Under the vision of the present director, Anne E. Willis, OBE, PhD, (2010–), the mission of the MRC Toxicology Unit is to deliver field-changing mechanistic insights into toxicology and disease. This is achieved by pursuing an integrated scientific program using unbiased systems approaches to examine the effects of exposure to chemicals, radiation, and external biological agents. Toxicology research in the unit impacts major areas of socio-economic importance—namely drug development and diseases that result from exposure to both endogenous toxic agents and environmental hazards. A lack of understanding of off-target effects contributes to adverse drug reactions and severely hampers new drug development. Through the MRC’s mechanistic research, the unit has generated novel information that enhances successful drug design and has developed predictive adverse outcome models that can be shared with industrial partners. In addition, researchers have gained a greater understanding of a number of diseases that result from toxic injury and have provided innovative therapeutic avenues for translation of the discovery science into a clinical setting (e.g., in the development of drugs that can be utilized in dementia treatment).

Beyond focusing on the basic science of toxicology, the Toxicology Unit has been successful in addressing major public health concerns. For example, through hazard mechanisms studies to compare the consequences of exposure of carbon nanotubes with asbestos, MRC data show that there is a related molecular signature associated with exposure to these agents, which results in the development of mesothelioma.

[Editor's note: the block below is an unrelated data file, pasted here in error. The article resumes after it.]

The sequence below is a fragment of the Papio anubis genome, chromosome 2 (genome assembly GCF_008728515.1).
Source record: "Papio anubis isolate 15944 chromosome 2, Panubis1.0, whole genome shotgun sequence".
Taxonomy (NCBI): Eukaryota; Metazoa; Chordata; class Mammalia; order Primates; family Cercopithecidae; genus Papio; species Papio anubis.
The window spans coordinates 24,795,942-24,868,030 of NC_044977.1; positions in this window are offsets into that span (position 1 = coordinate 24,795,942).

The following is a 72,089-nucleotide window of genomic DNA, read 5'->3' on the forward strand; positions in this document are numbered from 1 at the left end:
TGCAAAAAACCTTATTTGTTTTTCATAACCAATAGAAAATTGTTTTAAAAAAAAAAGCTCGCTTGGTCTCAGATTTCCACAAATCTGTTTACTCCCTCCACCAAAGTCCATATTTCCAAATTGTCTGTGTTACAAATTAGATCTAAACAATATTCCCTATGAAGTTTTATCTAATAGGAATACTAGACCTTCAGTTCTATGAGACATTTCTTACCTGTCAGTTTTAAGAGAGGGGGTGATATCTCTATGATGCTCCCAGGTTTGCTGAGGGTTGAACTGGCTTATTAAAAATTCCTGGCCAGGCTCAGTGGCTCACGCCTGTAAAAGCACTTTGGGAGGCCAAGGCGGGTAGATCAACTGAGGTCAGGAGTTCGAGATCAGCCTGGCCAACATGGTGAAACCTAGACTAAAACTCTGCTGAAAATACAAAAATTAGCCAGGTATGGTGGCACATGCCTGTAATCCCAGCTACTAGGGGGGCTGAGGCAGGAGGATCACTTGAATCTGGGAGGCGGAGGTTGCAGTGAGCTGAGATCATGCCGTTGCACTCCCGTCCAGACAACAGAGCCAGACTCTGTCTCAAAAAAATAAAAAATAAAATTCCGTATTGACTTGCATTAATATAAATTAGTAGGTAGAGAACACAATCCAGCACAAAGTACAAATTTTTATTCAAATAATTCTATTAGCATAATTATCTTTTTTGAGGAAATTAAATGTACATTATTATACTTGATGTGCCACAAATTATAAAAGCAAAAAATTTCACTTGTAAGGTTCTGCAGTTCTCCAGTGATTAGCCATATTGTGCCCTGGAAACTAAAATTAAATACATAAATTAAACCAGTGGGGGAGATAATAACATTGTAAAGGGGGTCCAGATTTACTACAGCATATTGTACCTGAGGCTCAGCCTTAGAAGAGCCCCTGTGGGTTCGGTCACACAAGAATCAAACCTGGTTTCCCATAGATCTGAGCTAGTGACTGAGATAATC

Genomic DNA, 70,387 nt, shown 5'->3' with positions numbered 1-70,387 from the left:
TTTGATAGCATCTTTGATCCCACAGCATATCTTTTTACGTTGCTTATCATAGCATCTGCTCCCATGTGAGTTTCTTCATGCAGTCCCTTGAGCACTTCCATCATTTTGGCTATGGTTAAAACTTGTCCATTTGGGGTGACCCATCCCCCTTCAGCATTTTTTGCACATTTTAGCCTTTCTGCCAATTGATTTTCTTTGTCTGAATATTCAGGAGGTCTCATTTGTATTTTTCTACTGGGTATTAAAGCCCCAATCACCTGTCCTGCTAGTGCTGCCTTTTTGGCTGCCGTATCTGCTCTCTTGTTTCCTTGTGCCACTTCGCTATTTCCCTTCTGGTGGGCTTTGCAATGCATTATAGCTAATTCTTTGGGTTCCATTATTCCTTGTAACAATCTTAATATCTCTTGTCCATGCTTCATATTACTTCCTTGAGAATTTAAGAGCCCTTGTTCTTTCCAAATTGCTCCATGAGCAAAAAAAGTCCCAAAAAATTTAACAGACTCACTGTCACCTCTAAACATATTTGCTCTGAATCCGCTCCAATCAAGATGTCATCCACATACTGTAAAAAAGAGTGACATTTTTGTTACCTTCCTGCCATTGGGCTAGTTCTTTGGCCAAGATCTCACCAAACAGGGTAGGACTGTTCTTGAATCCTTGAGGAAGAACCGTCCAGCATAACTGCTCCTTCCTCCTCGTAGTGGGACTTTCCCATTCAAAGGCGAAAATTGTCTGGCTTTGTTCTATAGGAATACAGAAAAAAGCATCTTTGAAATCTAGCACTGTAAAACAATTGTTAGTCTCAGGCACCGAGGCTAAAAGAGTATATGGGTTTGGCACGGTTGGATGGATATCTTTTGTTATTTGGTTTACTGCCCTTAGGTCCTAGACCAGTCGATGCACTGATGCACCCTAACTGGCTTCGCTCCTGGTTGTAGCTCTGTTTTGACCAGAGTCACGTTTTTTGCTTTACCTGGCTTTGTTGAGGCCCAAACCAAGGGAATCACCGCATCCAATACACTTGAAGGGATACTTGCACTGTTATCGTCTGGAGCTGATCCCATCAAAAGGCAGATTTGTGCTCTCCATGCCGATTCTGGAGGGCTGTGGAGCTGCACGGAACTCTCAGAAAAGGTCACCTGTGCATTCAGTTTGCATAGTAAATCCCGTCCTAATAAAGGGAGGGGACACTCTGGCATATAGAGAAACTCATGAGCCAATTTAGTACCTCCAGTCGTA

Galvanising the translation of mechanistic insights into drugs that can directly benefit the public, a number of industry partnerships have been developed. Notably, the unit supports pre-PhD students and postdoctoral researchers working in partnership projects with a number of companies, including AstraZeneca, GlaxoSmithKline, and GE Healthcare. This has been an important factor in keeping the research within the unit relevant to clinical and industrial issues. Staff within the unit contribute to numerous expert and regulatory committees for both the UK and Europe. The unit is very active in a number of outreach initiatives both locally and across the UK.

 

The relationship between the MRC and SOT has been long standing. The MRC has sponsored a basic science lecture at the SOT Annual Meeting since 1995. Speakers in this series have included some of the most influential biomedical scientists of the last few decades, including a number of Nobel Prize recipients—usually with links to the MRC. Together the MRC, a publicly-funded organization, and SOT are united in their objective to tackle problems pertinent to public health and highlight the impact of basic science upon toxicology research.

Professor Andy Smith is the director of the MRC Integrative Toxicology Training Partnership. George Skalka is a PhD student, and Melissa Lennartz-Walker, DPhil, is a postdoctoral researcher. Anne E. Willis is the director of the MRC Toxicology Unit and is a programme leader, whose group is studying post-transcriptional control of gene expression following toxic injury.